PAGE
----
Eye Protection for Your Laboratory
What is your obligation?
An important obligation of science teachers is to provide students with appropriate eye protection. All safety goggles and glasses must comply with ANSI Z 87.1 – 2003. Only safety goggles and/or glasses marked with "Z 87.1" should be purchased; the "Z 87.1" mark will appear on the frame or the lens. As a responsible teacher, you must select eyewear that provides you and your students with the most appropriate protection for the hazards of your science activities. Many states have specific eye protection laws. Regardless, teachers owe their students a duty of care. A teacher must reasonably address all foreseeable dangers inherent in any laboratory experiment or demonstration that will be performed in the science laboratory or classroom. A teacher must also instruct and ensure that students demonstrate the proper use of protective equipment.
What circumstances require eye protection?
Protection of the eyes is essential in any laboratory activity. Eye protection is required (but not limited to):
- When chemicals, glassware, or a heating source is being used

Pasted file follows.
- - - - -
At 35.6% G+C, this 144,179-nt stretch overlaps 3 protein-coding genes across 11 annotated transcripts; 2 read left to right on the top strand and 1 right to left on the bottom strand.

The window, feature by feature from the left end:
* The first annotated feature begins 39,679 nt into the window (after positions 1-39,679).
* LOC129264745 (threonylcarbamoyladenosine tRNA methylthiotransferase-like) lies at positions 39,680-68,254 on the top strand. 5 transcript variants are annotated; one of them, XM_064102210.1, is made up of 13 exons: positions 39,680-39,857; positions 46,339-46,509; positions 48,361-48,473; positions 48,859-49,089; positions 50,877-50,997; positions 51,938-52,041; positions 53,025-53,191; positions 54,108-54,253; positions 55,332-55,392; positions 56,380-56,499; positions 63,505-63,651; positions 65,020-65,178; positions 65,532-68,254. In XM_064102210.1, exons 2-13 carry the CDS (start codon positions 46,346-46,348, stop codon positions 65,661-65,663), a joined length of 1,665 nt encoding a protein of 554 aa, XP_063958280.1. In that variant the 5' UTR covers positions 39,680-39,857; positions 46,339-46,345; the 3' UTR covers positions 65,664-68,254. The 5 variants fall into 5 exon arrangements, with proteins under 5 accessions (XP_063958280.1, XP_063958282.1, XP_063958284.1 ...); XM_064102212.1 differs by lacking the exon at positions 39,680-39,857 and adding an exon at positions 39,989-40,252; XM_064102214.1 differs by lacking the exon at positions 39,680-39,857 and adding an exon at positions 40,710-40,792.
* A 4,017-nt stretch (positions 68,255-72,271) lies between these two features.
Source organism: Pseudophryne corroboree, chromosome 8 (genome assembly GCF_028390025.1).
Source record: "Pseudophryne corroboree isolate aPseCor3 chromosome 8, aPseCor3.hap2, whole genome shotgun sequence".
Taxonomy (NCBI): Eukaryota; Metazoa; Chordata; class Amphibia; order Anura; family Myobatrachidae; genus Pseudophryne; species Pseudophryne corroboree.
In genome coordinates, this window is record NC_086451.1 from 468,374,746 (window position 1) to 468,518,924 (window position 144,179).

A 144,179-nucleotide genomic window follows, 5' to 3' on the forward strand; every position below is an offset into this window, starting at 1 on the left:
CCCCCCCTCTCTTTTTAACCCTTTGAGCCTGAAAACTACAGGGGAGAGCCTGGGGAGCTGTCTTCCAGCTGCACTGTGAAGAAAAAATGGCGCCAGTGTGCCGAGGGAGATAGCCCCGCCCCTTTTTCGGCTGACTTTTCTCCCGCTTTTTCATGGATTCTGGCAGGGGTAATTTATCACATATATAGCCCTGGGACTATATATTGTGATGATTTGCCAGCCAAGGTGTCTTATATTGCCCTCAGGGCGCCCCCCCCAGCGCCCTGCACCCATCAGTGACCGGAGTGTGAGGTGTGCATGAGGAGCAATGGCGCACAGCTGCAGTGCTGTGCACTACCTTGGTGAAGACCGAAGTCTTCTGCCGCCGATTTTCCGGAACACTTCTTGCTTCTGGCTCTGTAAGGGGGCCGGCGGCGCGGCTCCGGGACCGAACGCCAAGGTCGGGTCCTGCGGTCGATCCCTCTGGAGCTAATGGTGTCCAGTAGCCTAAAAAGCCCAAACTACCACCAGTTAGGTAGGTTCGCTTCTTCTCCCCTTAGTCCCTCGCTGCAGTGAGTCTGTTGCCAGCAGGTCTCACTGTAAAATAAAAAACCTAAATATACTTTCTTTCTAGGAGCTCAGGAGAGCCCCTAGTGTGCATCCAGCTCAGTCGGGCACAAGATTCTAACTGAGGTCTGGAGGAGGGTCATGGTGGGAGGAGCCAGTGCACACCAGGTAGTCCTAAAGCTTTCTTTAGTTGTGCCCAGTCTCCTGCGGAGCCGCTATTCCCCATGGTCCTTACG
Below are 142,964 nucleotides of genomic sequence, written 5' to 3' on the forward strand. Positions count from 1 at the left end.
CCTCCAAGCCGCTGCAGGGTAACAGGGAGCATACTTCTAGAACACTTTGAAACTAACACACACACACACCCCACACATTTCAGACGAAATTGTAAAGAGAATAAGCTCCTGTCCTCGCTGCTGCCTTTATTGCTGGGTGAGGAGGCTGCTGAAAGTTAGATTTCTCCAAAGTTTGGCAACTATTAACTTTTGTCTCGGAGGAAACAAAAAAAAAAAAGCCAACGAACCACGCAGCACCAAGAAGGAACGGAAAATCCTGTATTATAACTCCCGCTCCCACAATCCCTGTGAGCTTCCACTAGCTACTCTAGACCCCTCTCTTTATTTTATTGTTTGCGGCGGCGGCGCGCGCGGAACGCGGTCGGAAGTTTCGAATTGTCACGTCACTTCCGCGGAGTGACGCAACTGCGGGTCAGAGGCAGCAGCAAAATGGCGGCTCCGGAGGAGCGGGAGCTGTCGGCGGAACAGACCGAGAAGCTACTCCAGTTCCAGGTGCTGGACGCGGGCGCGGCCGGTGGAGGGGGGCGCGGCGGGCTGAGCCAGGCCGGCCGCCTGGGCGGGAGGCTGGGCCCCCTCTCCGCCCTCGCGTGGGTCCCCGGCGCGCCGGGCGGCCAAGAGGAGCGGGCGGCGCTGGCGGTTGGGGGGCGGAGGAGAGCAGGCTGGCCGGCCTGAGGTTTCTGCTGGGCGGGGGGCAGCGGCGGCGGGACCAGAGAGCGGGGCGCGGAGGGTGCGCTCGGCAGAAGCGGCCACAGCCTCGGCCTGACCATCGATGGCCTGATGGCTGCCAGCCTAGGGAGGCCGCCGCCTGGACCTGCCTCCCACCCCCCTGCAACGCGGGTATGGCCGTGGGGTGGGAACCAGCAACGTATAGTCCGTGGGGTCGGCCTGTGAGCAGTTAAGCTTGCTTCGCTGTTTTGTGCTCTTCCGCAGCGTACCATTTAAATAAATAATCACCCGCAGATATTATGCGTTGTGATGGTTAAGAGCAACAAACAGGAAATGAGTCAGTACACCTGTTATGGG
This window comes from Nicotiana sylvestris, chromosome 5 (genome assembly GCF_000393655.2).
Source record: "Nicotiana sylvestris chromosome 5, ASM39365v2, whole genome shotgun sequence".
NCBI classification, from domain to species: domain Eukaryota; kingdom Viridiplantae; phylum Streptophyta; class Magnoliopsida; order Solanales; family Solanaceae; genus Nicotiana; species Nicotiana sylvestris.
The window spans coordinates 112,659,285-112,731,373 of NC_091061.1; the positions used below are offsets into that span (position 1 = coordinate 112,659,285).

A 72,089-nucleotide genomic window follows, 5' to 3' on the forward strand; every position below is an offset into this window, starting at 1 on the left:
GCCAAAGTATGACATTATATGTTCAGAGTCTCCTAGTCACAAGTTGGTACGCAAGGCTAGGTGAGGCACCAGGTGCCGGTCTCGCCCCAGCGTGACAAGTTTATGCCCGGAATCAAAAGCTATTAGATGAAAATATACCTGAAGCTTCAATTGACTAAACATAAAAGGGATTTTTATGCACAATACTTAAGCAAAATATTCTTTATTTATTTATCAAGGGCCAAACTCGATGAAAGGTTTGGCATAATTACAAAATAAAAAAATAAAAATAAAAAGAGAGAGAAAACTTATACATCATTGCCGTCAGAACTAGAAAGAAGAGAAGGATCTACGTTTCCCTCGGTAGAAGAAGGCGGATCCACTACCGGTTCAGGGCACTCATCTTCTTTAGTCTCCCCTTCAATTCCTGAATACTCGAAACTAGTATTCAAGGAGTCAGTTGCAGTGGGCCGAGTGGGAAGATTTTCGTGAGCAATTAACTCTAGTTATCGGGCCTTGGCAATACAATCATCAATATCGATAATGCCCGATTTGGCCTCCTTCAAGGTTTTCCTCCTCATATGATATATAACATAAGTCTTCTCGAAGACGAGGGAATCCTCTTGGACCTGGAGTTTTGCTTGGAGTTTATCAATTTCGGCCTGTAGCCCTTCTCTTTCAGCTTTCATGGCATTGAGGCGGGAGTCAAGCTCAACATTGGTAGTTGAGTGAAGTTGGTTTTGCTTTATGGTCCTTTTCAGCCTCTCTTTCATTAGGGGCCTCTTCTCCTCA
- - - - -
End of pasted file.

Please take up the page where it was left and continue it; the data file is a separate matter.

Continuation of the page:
- When working with solid materials or equipment under stress, pressure, or force that might cause fragmentation or flying particles
- When an activity generates projectiles, or uses elastic materials under stress (e.g., springs, wires, rubber, glass), or causes collisions
- When dust or fumes are present (Eye protection reduces the dust or fumes reaching the eye.)
- When using preserved specimens
Eye protection is a must in any hazardous laboratory activity or demonstration in science. Effective eye protection must include adequate instruction on the hazards of the particular activity and of the precautions to be followed to reduce the risk of injury. It must also include instructions and modeling of the protective equipment.
What is the best eye protection for your science activities?
Ordinary spectacles or safety glasses, with side shields or without side shields, provide adequate protection for laboratory activities involving use of solids such as meter sticks, projectiles, etc.
Only safety goggles provide the level of protection needed for your laboratory activities when dealing with hazardous liquids or solids. A safety goggle fits the face surrounding the eyes snugly; the goggle should have a soft pliable flange, which seals around the eyes snugly to protect the eyes from a variety of hazards.
There are three major types of safety goggles:
- Safety goggles can be designed as indirectly vented or directly vented chemical-splash goggles and/or impact goggles.
- Impact goggles or safety glasses are generally directly vented and are appropriate for flying particles, fragmented materials, projectiles, elastic materials, and collision activities.